On Mon, 13 Feb 2006 22:14:27 -0600
Isaac <[EMAIL PROTECTED]> wrote:

> On Mon, 13 Feb 2006 09:51:32 +0100, Stefaan A Eeckels
> <[EMAIL PROTECTED]> wrote:

> > I believe that in both cases, the person or entity wishing to
> > accept the GPL has to be in possession of a lawful copy. For
> > example, if you steal a CD with GPLed software from me, you are not
> > in a position to claim that you are entitled to redistribute this
> > software under the GPL, as I
> While I agree with your result, your result does not require that you
> can only become a licensee by possessing a lawful copy.  Even if the
> the copyright holder were to provide you a written license allowying
> you to copy his software at any time, you would still not have the
> right to come into my house unbidden to copy from my hard drive.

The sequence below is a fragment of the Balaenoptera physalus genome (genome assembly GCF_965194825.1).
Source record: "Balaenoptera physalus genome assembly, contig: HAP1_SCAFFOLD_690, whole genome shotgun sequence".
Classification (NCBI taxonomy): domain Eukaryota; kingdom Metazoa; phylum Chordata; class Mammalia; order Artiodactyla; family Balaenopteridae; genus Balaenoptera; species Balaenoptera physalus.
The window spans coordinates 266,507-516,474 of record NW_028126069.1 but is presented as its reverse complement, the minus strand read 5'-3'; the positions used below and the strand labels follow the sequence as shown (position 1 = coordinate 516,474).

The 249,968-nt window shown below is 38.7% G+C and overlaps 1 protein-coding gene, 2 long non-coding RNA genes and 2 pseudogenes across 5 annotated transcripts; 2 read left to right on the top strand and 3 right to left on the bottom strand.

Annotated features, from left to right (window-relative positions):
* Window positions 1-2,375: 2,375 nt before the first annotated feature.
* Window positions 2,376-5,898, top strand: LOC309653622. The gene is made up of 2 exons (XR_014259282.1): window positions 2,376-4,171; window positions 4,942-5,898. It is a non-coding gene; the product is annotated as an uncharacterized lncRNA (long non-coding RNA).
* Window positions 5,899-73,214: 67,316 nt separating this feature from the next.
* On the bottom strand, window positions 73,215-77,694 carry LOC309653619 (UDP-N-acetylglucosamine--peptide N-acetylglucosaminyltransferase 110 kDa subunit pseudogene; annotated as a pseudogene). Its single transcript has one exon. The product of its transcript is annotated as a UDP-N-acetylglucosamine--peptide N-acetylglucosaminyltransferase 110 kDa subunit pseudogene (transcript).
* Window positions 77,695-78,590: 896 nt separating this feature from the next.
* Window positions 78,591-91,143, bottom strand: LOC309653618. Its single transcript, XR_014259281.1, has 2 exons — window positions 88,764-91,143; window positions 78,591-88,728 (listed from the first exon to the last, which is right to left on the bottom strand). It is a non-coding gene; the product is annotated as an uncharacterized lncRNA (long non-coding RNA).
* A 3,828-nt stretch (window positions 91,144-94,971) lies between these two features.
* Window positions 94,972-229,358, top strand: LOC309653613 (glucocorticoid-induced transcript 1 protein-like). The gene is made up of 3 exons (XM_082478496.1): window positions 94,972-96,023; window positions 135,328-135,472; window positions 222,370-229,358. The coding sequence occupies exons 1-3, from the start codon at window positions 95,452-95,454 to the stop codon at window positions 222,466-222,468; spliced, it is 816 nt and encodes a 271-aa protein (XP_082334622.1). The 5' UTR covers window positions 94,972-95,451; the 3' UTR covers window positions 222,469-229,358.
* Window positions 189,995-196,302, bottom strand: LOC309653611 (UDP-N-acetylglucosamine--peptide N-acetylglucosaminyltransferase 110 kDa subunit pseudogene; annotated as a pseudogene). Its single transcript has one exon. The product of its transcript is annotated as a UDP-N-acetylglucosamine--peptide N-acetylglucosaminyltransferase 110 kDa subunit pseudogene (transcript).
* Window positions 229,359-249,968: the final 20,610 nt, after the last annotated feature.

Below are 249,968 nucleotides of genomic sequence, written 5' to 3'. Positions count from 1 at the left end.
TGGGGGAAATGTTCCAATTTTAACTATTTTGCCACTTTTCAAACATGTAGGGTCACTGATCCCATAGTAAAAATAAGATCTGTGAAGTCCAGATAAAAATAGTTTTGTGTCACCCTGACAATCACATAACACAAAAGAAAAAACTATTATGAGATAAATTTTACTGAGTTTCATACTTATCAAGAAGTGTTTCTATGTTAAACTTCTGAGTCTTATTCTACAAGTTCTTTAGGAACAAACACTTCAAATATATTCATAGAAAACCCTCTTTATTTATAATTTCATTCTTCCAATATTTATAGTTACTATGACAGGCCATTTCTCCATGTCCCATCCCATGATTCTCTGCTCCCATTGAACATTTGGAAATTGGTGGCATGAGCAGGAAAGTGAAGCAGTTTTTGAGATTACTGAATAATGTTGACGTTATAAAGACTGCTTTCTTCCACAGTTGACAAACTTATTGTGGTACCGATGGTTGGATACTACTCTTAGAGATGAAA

Surely we're discussing how many angles can dance on a pinhead. Can you
please give another way to become a licensee of a GPLed work than by

a) getting a license from the author without first getting a lawful copy

b) accepting the GPL through copying and/or preparing a derivative work.

In the first case, you are a licensee without having a copy. In order
to obtain one, you cannot break the law. Probably, you would be
entitled to make a copy of CD loaned from a friend or a library. You
would not be allowed to steal, or go against instructions of your
employer, or determine for yourself what is the work you licensed. 

In the second, by far the most prevalent case, you need to possess a
lawful copy, because you're not yet a licensee, and hence you cannot
copy anything.

Now please tell me how else this could work instead of merely
suggesting it might be possible. One Alfred suffices.

Take care,

As complexity rises, precise statements lose meaning,
and meaningful statements lose precision. -- Lotfi Zadeh 
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